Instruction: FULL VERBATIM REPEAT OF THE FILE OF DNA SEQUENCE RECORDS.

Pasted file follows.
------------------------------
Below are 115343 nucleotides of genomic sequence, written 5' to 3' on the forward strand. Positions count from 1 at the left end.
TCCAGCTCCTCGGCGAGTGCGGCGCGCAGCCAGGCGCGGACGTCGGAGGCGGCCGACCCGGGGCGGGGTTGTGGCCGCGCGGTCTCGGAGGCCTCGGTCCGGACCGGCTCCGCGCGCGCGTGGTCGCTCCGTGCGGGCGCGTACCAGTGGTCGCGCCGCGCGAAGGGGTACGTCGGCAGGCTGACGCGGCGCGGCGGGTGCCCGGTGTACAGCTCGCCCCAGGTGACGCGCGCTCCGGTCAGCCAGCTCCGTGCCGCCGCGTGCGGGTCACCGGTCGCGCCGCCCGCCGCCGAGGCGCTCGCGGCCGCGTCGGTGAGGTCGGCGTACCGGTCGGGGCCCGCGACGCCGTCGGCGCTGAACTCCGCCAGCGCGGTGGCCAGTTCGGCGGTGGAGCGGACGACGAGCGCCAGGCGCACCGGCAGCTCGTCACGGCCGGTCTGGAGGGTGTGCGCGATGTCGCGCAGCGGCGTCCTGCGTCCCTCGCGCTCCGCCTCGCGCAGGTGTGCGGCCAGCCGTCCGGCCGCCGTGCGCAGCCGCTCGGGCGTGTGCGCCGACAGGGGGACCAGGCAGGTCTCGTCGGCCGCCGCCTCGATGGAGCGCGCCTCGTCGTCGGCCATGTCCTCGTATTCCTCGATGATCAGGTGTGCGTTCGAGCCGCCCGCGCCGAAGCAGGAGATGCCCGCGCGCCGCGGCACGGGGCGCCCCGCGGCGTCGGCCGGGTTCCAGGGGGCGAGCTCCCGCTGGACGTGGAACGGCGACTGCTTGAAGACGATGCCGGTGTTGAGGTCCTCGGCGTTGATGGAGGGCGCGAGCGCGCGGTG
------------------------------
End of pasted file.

Below are 115343 nucleotides of genomic sequence, written 5' to 3' on the forward strand. Positions count from 1 at the left end.
TCCAGCTCCTCGGCGAGTGCGGCGCGCAGCCAGGCGCGGACGTCGGAGGCGGCCGACCCGGGGCGGGGTTGTGGCCGCGCGGTCTCGGAGGCCTCGGTCCGGACCGGCTCCGCGCGCGCGTGGTCGCTCCGTGCGGGCGCGTACCAGTGGTCGCGCCGCGCGAAGGGGTACGTCGGCAGGCTGACGCGGCGCGGCGGGTGCCCGGTGTACAGCTCGCCCCAGGTGACGCGCGCTCCGGTCAGCCAGCTCCGTGCCGCCGCGTGCGGGTCACCGGTCGCGCCGCCCGCCGCCGAGGCGCTCGCGGCCGCGTCGGTGAGGTCGGCGTACCGGTCGGGGCCCGCGACGCCGTCGGCGCTGAACTCCGCCAGCGCGGTGGCCAGTTCGGCGGTGGAGCGGACGACGAGCGCCAGGCGCACCGGCAGCTCGTCACGGCCGGTCTGGAGGGTGTGCGCGATGTCGCGCAGCGGCGTCCTGCGTCCCTCGCGCTCCGCCTCGCGCAGGTGTGCGGCCAGCCGTCCGGCCGCCGTGCGCAGCCGCTCGGGCGTGTGCGCCGACAGGGGGACCAGGCAGGTCTCGTCGGCCGCCGCCTCGATGGAGCGCGCCTCGTCGTCGGCCATGTCCTCGTATTCCTCGATGATCAGGTGTGCGTTCGAGCCGCCCGCGCCGAAGCAGGAGATGCCCGCGCGCCGCGGCACGGGGCGCCCCGCGGCGTCGGCCGGGTTCCAGGGGGCGAGCTCCCGCTGGACGTGGAACGGCGACTGCTTGAAGACGATGCCGGTGTTGAGGTCCTCGGCGTTGATGGAGGGCGCGAGCGCGCGGTG